How Stanford Is Pushing Profs Back To The ClassroomMaria Shao
Stanford University senior John May wonders what kind of education he is getting for $22,000 a year. The electrical engineering major comes in contact with professors mostly in big lectures, where he's just a face in the crowd. He actually talks with such Brahmins about once a term--and gets "the sense I'm secondary to their research. Research is what makes them tick."
This is one of the not-so-great results that big research income has produced at Stanford. Grants represent 28% of the school's research and instruction budget and make stars of the people who win them. Faculty can even "buy out" of teaching by using grants to pay part of their salaries. Temporary teachers pick up the slack.
PENDULUM SWING. But now, Stanford faces a conundrum. "The public believes that the primary mission of higher education is to transmit knowledge," says Thomas A. Wasow, dean of undergraduate students. Since private schools rely heavily on donations, a loss of public confidence could hurt their bottom lines--just as research funding levels off. So Stanford President Donald Kennedy is swinging the pendulum back. "We need to change the Stanford culture," he declares, "so that undergraduate teaching becomes more central."
That's a tall order. In recent years, hiring and tenure decisions have come to be based largely on a professor's ability to generate world-class research. The most important criteria in tenure decisions remain a professor's publications record and reference letters, mostly from other researchers. Kennedy says he reviewed 22 recent promotion folders and found only one where the effort made to evaluate teaching equaled that for research. "If you're a mediocre researcher but an excellent teacher, you're unlikely to get tenure," says Michele D. Marincovich, an assistant dean.
The pressure to win research money isn't likely to let up. "It's the only way to survive," declares John Bravman, a professor of materials science and engineering. "You can't have a research program without funding." In a typical 70-hour week, says Bravman, he teaches one or two courses, runs five research projects with $800,000 a year in funding, supervises nine PhD students, and writes more grant proposals. He spends one-third of his time on teaching activities.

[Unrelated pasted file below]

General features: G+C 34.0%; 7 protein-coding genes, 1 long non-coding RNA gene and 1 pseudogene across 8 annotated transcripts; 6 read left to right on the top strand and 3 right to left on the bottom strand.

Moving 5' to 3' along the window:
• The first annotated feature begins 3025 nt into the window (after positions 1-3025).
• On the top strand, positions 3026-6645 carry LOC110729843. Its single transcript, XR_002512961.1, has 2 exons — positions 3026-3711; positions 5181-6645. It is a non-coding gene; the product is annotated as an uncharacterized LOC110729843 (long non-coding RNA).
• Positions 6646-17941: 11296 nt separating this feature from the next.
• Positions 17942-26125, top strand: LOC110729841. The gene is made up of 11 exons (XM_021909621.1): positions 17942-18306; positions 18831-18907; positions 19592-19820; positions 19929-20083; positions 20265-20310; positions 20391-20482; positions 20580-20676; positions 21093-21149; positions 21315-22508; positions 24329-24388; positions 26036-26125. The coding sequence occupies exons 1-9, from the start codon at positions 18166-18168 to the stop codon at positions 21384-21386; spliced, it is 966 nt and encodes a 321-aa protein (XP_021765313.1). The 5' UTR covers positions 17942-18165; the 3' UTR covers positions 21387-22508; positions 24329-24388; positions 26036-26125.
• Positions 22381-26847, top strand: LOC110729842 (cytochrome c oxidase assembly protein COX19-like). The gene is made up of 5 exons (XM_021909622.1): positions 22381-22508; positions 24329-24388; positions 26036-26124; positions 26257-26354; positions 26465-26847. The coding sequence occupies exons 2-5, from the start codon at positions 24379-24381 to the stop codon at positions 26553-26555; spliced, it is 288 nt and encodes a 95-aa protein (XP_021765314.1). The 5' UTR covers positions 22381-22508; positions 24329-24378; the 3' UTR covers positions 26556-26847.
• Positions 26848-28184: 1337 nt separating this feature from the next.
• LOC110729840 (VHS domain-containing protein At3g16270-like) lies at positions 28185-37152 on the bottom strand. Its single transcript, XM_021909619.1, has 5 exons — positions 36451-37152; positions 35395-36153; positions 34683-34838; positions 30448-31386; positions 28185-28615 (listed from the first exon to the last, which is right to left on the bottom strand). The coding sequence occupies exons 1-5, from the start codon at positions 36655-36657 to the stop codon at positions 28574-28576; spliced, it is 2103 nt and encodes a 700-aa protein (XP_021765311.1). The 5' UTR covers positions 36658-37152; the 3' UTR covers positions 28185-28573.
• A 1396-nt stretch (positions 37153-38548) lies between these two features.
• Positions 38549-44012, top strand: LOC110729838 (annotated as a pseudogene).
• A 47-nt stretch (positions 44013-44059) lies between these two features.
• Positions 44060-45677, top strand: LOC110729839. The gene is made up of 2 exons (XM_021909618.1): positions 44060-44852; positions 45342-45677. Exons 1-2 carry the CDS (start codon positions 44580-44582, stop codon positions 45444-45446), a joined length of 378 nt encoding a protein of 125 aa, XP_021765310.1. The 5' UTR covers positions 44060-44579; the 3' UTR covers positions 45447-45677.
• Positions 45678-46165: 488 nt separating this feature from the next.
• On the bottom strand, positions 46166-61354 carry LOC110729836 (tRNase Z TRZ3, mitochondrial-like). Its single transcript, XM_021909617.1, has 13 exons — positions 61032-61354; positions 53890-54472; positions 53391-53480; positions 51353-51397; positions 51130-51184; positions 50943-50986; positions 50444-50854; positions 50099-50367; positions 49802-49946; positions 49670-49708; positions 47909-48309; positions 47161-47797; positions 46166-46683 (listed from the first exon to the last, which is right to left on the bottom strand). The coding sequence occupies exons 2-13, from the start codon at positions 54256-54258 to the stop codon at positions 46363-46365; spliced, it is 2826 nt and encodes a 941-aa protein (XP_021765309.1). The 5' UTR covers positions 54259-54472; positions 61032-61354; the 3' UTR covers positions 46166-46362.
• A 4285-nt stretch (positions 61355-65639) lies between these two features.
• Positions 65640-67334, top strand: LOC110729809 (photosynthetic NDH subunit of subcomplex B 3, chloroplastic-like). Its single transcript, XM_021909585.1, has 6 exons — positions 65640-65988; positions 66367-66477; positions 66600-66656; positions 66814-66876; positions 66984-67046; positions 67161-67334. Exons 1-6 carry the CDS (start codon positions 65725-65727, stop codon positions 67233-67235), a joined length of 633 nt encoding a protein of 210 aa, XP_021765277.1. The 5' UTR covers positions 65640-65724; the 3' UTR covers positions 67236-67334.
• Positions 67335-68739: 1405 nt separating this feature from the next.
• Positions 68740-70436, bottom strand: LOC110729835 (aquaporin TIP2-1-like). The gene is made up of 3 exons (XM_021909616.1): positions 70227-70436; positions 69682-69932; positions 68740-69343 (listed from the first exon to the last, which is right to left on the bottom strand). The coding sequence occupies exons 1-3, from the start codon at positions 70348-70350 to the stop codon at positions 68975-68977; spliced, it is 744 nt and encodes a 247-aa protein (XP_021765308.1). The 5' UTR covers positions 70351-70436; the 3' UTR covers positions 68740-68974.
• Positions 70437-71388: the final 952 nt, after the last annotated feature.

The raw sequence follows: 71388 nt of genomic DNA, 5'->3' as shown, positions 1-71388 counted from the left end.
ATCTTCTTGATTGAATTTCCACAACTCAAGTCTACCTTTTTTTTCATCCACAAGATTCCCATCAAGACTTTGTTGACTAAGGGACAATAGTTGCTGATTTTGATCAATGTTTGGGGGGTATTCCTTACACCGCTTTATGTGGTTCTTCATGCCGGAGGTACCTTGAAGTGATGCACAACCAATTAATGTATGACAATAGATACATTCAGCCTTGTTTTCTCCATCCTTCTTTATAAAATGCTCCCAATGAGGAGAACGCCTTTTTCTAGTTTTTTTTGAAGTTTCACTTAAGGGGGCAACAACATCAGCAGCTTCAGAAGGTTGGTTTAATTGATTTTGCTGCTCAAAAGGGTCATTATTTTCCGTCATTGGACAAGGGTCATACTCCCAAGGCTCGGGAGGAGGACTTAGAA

Now, Kennedy wants the best of both worlds. He has unveiled a $7 million program to improve teaching. A $5 million donation from alumnus Peter Bing, a physician, will provide incentives such as $1,000 raises to20 outstanding teachers, and $5,000 awards to another 10. The school will also fund team teaching and interdisciplinary seminars. Most important, Kennedy proposes changing Stanford's promotion and tenure system to emphasize teaching. For instance, he wants to limit the number of scholarly publications considered in tenure decisions and to include textbooks, computer courseware, and other materials prepared by professors.
The old system is stubborn, judging by the outrage Kennedy's campaign is provoking. "I was insulted at what Donald Kennedy said," declares Richard Zare, a chemistry professor. "Research and teaching aren't in conflict." But try telling that to John May.